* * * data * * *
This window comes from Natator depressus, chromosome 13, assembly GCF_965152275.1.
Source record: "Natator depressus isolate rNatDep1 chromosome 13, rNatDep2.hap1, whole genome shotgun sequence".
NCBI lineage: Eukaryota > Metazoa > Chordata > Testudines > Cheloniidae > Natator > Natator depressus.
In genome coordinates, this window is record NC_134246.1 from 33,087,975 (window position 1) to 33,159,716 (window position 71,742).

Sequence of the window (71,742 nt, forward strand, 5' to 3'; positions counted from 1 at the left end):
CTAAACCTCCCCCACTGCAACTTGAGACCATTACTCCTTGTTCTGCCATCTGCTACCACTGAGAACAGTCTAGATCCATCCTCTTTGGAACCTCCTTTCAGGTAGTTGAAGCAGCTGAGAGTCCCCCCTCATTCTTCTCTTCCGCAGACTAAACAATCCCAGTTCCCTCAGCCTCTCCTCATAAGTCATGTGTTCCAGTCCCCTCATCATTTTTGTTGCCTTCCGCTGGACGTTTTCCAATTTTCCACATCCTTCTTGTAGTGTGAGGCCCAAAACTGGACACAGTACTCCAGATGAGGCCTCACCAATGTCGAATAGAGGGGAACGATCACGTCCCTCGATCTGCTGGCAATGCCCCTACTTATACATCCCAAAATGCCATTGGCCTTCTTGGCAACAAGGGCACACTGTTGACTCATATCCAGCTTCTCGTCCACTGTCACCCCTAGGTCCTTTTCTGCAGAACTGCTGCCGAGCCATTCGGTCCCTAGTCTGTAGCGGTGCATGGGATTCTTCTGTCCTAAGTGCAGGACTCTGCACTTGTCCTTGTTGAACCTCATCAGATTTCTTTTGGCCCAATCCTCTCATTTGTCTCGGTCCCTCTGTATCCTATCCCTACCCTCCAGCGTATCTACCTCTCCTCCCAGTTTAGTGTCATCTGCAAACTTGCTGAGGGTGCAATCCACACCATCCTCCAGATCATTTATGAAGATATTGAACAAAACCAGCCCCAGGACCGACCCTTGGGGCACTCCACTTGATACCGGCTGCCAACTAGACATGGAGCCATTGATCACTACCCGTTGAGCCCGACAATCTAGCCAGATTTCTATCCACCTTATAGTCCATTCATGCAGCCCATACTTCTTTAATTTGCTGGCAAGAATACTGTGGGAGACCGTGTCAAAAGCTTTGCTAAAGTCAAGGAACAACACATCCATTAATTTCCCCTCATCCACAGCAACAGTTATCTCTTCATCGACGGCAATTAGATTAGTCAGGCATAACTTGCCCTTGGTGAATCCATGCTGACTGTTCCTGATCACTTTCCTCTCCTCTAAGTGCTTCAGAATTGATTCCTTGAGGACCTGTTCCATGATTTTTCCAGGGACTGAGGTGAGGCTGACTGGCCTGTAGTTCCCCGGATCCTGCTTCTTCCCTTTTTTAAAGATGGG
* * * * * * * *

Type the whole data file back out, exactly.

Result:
This window comes from Natator depressus, chromosome 13, assembly GCF_965152275.1.
Source record: "Natator depressus isolate rNatDep1 chromosome 13, rNatDep2.hap1, whole genome shotgun sequence".
NCBI lineage: Eukaryota > Metazoa > Chordata > Testudines > Cheloniidae > Natator > Natator depressus.
In genome coordinates, this window is record NC_134246.1 from 33,087,975 (window position 1) to 33,159,716 (window position 71,742).

Sequence of the window (71,742 nt, forward strand, 5' to 3'; positions counted from 1 at the left end):
CTAAACCTCCCCCACTGCAACTTGAGACCATTACTCCTTGTTCTGCCATCTGCTACCACTGAGAACAGTCTAGATCCATCCTCTTTGGAACCTCCTTTCAGGTAGTTGAAGCAGCTGAGAGTCCCCCCTCATTCTTCTCTTCCGCAGACTAAACAATCCCAGTTCCCTCAGCCTCTCCTCATAAGTCATGTGTTCCAGTCCCCTCATCATTTTTGTTGCCTTCCGCTGGACGTTTTCCAATTTTCCACATCCTTCTTGTAGTGTGAGGCCCAAAACTGGACACAGTACTCCAGATGAGGCCTCACCAATGTCGAATAGAGGGGAACGATCACGTCCCTCGATCTGCTGGCAATGCCCCTACTTATACATCCCAAAATGCCATTGGCCTTCTTGGCAACAAGGGCACACTGTTGACTCATATCCAGCTTCTCGTCCACTGTCACCCCTAGGTCCTTTTCTGCAGAACTGCTGCCGAGCCATTCGGTCCCTAGTCTGTAGCGGTGCATGGGATTCTTCTGTCCTAAGTGCAGGACTCTGCACTTGTCCTTGTTGAACCTCATCAGATTTCTTTTGGCCCAATCCTCTCATTTGTCTCGGTCCCTCTGTATCCTATCCCTACCCTCCAGCGTATCTACCTCTCCTCCCAGTTTAGTGTCATCTGCAAACTTGCTGAGGGTGCAATCCACACCATCCTCCAGATCATTTATGAAGATATTGAACAAAACCAGCCCCAGGACCGACCCTTGGGGCACTCCACTTGATACCGGCTGCCAACTAGACATGGAGCCATTGATCACTACCCGTTGAGCCCGACAATCTAGCCAGATTTCTATCCACCTTATAGTCCATTCATGCAGCCCATACTTCTTTAATTTGCTGGCAAGAATACTGTGGGAGACCGTGTCAAAAGCTTTGCTAAAGTCAAGGAACAACACATCCATTAATTTCCCCTCATCCACAGCAACAGTTATCTCTTCATCGACGGCAATTAGATTAGTCAGGCATAACTTGCCCTTGGTGAATCCATGCTGACTGTTCCTGATCACTTTCCTCTCCTCTAAGTGCTTCAGAATTGATTCCTTGAGGACCTGTTCCATGATTTTTCCAGGGACTGAGGTGAGGCTGACTGGCCTGTAGTTCCCCGGATCCTGCTTCTTCCCTTTTTTAAAGATGGG